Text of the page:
When No Means Yes
Illustration by Tim Dorsey
Why are local leaders condoning an assault on our public transit?
By Amanda Wolfe
When you go to the polls, you’ll vote on a ballot item that allows “the continued dedication of up to 25% of METRO’s sales and use tax revenues for street improvements and related projects” through December 31, 2025.
If you don’t know the facts, you’ll probably vote “for,” since – statistically – you’re with the majority of Houstonians in wanting more and better public transit options (as indicated in Rice University’s 2012 Kinder Houston Area Survey). You’ll walk out of your polling place feeling good about voting for a sustainable Houston.
And, without knowing it, you’ll have just voted to effectively shut down light rail and bus expansion until 2025.
That scenario is what proponents of passing the METRO referendum are hoping will play out many times. The confusing messaging in the referendum is not accidental. During the June METRO hearings, Houstonians for Responsible Growth—along with real estate developer and Mischer Investments L.P. partner Walt Mischer Jr.—threatened to hijack METRO’s future if Houston’s vote went against their interests. When HRG and Mischer announced that a handful of people would pay lobbyists hundreds of thousands of dollars to try to convince the Texas legislature to overturn any vote against the referendum, local leaders quickly fell into line.
What METRO’s board and many public figures, including Mayor Annise Parker, are now endorsing is the continuation of what is known as the General Mobility Program, which METRO says was “established to enhance mobility and ease traffic congestion.” The GMP is funded through a penny-per-dollar sales tax paid by citizens in the METRO service area throughout Harris County. Twenty-five percent of this GMP funding is meant to be spent on projects to improve public transit, including road repairs in areas with high bus traffic.
Unfortunately, as anyone driving on Houston’s rotting roads can guess, that GMP funding has not been fairly distributed. Some small cities and outlying areas receive up to a 1600 percent return on GMP tax money paid by their citizens, while the City of Houston receives only 20 percent of what Houstonians pay into the GMP.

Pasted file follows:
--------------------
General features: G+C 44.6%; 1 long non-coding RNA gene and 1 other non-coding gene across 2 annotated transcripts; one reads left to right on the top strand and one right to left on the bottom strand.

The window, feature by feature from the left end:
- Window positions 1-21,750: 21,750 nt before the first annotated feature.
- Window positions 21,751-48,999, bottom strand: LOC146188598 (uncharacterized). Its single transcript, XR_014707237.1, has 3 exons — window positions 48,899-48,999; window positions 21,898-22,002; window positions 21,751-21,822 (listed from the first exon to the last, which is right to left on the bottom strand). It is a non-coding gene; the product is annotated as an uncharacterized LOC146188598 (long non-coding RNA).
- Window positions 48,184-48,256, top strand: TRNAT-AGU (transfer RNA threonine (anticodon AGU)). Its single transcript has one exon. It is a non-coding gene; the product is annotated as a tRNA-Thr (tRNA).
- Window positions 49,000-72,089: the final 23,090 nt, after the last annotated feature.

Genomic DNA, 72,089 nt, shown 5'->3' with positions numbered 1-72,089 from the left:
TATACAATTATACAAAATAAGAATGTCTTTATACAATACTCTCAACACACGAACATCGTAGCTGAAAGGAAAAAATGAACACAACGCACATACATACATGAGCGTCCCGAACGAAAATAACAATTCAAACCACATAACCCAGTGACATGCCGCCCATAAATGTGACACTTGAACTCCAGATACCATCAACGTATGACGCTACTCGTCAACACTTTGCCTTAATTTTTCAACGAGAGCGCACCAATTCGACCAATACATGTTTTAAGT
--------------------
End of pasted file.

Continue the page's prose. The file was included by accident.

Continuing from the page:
The biggest catch of the GMP is this: None of the additional funding METRO would receive may be used for light rail. Yes, you read that right. Transit tax cannot be used on one of the most important parts of our city’s transit infrastructure. It is, simply put, a bad deal.
So far, our city has lost $2.7 billion in funding that was meant for transit improvements. If the referendum passes, we will lose $2.1 billion more. METRO admits that it cannot account for all of the lost funding. A few of the only tangible results are road improvements in outlying areas without bus service and the repaving of a handful of cul-de-sacs.
Although METRO CEO George Greanias admitted, during a July speech at HCC’s Northwest College Spring Branch Campus, that continuing the GMP would result in METRO falling further behind in meeting the city’s transit needs, the METRO board’s public stance is in support of the referendum. The chorus of support includes formerly pro-transit Mayor Parker, who endorses a program that excludes and stalls light rail, even as the University Line languishes – unfinished and behind schedule – east of downtown.
So, what happens if you vote against the METRO referendum? METRO receives six times the funding it currently receives for transit, and with no restrictions on using it for light rail or bus expansion. Furthermore, METRO could still share some of that transit sales tax revenue for road improvements, so Houston’s streets could be renewed for buses, cars, and bikes. Voting against the bad deal METRO endorses (at least on the surface) is the first step in a larger fight.
If you still can’t wrap your mind around the idea, think of it this way. You’re not voting against METRO; you’re voting against sprawl. You’re not voting against transit improvements; you’re voting against a few individuals wanting to control the future of your city. You’re not voting against a sustainable infrastructure; you’re voting against the bad deal that’s prevented us from already having one.
There’s no reason why the fourth largest city in the nation should be this far behind New York, Los Angeles, and Chicago in public transit. Houston recently announced a bid for the 2017 Super Bowl, which would be admirable if we had more than seven miles of light rail and an expanded bus system. In terms of ridership per mile, METRO rail is more successful than any other in the nation. Imagine us having more.
Can you picture Houston serving not only commuters who’d rather take a dedicated bus or rail to work than sit frustrated in traffic, but also an influx of tourists for a Super Bowl? Houston bidding on the Olympics? Houston with cleaner air, happier citizens, and less road congestion?
I can. So I’m voting against the METRO referendum. I love my city, and I want better transit.
To learn more, please visit supporthoustontransit.org